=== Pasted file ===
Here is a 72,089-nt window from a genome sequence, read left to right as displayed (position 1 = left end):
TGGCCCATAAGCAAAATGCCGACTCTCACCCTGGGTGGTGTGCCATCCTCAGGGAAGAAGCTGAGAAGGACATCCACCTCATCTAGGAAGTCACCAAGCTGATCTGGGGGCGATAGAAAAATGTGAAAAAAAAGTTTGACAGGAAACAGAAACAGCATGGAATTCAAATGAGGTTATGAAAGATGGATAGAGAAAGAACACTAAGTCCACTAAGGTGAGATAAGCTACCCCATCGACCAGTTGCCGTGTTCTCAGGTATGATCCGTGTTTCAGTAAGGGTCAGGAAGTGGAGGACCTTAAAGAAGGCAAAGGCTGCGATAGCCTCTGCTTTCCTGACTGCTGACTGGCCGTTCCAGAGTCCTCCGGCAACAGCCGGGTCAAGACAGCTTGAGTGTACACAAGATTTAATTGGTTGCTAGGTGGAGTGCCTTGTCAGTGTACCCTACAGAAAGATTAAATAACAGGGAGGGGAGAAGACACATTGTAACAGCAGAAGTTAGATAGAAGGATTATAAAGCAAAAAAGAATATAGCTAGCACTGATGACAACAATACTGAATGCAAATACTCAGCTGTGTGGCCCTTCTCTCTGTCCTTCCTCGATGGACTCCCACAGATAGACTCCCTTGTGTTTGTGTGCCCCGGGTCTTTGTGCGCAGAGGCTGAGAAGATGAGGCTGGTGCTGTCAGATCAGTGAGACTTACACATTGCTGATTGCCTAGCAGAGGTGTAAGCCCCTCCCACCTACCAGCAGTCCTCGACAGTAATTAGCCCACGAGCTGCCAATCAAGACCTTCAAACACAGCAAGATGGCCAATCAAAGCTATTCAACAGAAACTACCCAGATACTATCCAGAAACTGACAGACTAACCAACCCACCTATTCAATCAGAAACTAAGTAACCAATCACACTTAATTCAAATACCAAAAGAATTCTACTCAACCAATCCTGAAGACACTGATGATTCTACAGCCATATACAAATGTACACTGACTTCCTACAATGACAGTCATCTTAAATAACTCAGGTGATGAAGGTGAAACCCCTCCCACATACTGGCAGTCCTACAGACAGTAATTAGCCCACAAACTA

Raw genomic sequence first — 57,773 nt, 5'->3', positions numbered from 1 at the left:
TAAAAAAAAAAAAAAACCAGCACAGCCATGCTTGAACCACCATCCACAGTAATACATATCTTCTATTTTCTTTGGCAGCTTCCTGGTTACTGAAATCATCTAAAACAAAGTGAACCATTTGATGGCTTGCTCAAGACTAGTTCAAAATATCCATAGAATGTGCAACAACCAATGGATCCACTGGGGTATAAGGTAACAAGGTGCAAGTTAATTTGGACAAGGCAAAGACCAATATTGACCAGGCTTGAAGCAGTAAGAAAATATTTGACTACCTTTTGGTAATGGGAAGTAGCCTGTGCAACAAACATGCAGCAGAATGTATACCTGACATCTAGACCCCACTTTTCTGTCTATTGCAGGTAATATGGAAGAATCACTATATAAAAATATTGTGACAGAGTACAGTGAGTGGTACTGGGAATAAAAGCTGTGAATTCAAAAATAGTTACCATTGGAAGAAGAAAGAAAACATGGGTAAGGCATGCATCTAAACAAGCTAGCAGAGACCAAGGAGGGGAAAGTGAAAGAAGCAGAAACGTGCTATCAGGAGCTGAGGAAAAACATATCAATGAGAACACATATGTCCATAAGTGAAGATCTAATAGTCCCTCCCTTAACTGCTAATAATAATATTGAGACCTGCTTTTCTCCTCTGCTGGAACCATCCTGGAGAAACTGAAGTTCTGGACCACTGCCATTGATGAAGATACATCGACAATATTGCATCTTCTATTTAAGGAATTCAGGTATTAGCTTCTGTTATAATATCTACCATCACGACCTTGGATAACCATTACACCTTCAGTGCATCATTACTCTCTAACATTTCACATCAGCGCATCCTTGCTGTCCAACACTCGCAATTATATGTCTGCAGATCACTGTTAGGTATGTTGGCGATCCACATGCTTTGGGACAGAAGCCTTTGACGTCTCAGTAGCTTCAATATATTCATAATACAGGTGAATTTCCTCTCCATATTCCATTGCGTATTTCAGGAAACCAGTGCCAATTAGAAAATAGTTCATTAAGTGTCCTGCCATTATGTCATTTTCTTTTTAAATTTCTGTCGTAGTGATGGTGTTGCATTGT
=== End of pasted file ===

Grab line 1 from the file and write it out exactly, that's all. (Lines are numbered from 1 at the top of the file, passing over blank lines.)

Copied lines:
Here is a 72,089-nt window from a genome sequence, read left to right as displayed (position 1 = left end):